Boxelder Firewood

Boxelder firewood has a lot of mixed opinions and reviews.  Overall, the firewood ranges from low to medium quality depending on your specific needs and expectations.  

Just like any other piece of wood, boxelder will burn and generate heat. 

The real question is……..is it worth your time and effort cutting up the tree for the amount of heat you get in return?  

Since boxelder trees are notorious for attracting the stinky, annoying boxelder bug that invades your home, many homeowners are happy to cut down a boxelder tree and burn the wood.

Plus, the brittle branches of the boxelder seem to snap off and be laying everywhere in your yard creating a big mess.  


About The Boxelder Tree

The boxelder tree is one of the most common trees found throughout North America.  Also called the ash-leaved maple, the trees typically grow to a height of 25 to 50 feet.

The tree is actually part of the maple family but it's considered somewhat of an outcast and an overall trashy tree.

The trees produce long clusters of seeds that not only attract the boxelder bug, but also drop on your lawn leaving behind a huge mess.

The boxelder bug is one of the most common household pests in the United States.  Under the right conditions, these small red-stripped insects can quickly invade your home.  They don't harm the tree but they have a foul odor and can even stain fabric and walls inside your house.

On a positive note, the wood from a boxelder is very popular for turning bowls and other items because of the red streaks found inside the center heartwood.  These red streaks are an easy way to identify boxelder from other similar looking trees.


Boxelder Firewood

Typically, boxelder wood is gnarly, twisted and tough to split.  The wood is very heavy when it's wet and almost as light as balsa wood when it's dry.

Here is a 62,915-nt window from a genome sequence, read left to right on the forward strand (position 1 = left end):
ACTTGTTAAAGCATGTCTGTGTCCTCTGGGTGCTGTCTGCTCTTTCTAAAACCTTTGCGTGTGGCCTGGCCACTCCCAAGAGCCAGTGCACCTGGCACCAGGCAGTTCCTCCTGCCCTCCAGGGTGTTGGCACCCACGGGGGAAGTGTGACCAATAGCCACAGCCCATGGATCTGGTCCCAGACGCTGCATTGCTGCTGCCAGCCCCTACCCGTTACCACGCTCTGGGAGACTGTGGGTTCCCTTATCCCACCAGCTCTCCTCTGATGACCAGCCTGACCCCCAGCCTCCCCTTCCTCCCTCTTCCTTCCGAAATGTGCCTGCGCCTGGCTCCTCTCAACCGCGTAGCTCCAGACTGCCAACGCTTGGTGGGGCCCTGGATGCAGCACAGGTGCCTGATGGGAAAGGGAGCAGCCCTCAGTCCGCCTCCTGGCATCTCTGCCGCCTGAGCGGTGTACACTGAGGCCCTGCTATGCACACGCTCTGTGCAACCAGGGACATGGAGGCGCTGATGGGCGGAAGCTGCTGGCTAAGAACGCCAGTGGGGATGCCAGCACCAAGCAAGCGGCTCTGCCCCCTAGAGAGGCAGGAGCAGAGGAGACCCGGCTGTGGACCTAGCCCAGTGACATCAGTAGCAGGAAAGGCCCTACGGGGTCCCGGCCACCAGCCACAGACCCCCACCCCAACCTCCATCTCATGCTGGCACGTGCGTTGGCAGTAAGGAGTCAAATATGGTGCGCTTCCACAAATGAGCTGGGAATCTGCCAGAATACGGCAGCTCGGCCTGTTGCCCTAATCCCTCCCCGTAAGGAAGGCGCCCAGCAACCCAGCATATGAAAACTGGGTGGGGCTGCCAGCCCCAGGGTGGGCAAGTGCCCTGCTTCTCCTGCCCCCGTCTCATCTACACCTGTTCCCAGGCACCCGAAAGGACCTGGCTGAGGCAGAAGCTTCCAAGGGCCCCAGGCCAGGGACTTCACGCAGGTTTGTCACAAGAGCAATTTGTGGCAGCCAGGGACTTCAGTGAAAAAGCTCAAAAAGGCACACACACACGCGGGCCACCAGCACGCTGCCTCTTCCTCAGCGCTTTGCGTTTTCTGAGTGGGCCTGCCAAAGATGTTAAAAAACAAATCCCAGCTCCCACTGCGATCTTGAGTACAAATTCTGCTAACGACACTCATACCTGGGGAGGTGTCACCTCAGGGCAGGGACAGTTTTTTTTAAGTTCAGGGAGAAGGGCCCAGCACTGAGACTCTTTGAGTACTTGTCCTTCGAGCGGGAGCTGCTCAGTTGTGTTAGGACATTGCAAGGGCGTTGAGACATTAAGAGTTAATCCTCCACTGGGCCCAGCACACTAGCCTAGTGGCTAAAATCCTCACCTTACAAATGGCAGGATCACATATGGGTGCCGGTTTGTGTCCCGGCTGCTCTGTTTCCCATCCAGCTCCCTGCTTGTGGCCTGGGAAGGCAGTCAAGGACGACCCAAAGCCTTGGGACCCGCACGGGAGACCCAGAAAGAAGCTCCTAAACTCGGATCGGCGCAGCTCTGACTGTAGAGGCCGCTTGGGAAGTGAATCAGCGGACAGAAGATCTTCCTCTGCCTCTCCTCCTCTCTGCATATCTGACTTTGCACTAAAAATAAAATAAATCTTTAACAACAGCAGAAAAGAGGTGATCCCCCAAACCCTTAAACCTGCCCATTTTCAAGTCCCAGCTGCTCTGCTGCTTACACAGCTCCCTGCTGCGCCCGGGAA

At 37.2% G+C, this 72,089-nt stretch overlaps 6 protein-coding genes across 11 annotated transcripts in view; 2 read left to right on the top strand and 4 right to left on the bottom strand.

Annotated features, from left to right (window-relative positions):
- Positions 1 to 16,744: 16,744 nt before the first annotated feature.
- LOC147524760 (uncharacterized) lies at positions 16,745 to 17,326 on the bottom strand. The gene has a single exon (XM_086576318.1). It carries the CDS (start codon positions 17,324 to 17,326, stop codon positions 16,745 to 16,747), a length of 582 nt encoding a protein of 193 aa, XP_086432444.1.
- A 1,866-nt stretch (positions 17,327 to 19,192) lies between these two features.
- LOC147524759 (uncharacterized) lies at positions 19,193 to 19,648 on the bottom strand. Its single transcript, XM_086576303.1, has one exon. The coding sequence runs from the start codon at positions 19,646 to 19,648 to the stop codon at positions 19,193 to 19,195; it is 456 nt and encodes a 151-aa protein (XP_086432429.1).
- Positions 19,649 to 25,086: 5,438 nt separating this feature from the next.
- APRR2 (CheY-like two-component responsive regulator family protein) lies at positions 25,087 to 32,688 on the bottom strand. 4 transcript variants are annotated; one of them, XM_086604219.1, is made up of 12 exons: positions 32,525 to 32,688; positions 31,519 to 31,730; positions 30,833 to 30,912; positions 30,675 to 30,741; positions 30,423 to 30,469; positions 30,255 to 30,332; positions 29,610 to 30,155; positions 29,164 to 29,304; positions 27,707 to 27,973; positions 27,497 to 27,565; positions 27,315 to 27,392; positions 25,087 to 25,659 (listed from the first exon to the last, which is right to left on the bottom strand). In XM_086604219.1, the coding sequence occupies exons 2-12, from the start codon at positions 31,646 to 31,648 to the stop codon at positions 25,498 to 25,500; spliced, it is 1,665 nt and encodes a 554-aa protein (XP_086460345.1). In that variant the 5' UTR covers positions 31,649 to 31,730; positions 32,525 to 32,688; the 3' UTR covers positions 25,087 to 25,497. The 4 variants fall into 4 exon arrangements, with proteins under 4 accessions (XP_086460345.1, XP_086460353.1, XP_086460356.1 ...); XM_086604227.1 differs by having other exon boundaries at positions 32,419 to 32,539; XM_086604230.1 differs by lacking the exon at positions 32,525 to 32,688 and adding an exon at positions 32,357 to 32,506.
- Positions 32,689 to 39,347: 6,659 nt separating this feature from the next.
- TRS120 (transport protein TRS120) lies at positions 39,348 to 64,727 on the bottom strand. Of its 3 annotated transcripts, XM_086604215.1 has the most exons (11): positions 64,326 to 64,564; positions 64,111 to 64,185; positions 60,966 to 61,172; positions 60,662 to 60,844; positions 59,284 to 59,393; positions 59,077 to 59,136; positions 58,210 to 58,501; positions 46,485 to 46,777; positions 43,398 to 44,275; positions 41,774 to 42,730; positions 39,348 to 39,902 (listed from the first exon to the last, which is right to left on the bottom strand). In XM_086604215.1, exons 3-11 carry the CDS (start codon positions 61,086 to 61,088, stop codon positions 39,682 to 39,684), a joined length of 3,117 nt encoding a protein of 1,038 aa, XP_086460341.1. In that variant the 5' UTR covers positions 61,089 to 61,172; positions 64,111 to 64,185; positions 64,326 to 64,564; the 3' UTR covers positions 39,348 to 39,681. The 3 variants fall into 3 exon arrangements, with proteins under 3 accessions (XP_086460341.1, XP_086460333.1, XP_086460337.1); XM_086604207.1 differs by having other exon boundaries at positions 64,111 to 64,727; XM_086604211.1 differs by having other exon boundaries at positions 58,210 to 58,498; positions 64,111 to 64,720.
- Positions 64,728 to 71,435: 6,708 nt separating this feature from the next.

Many people compare burning boxelder with burning silver maple.  It's a decent wood for the spring and fall when the outside temperatures are mild.

It will produce enough heat to keep you warm throughout the day when you can tend the fire, but won't last 10 hours to get you through the night unless it's mixed with other higher quality woods.

A couple years ago I picked up some free boxelder firewood from a co-worker who finally had enough of the boxelder bugs and cut down the tree in his yard.  I let the wood dry for about a year and it was extremely light when I burned it.  The wood burned just fine and lit really quick but it had a foul, unpleasant odor. 


Overall

In general, it's tough to find many good things to say about the boxelder tree.  If you have access to free boxelder firewood I definitely wouldn't turn it down.  The wood burns just fine and actually makes pretty good kindling.

However, if you're out searching for a good firewood to last throughout the winter, your time is better spent on a better, more desirable firewood choice.


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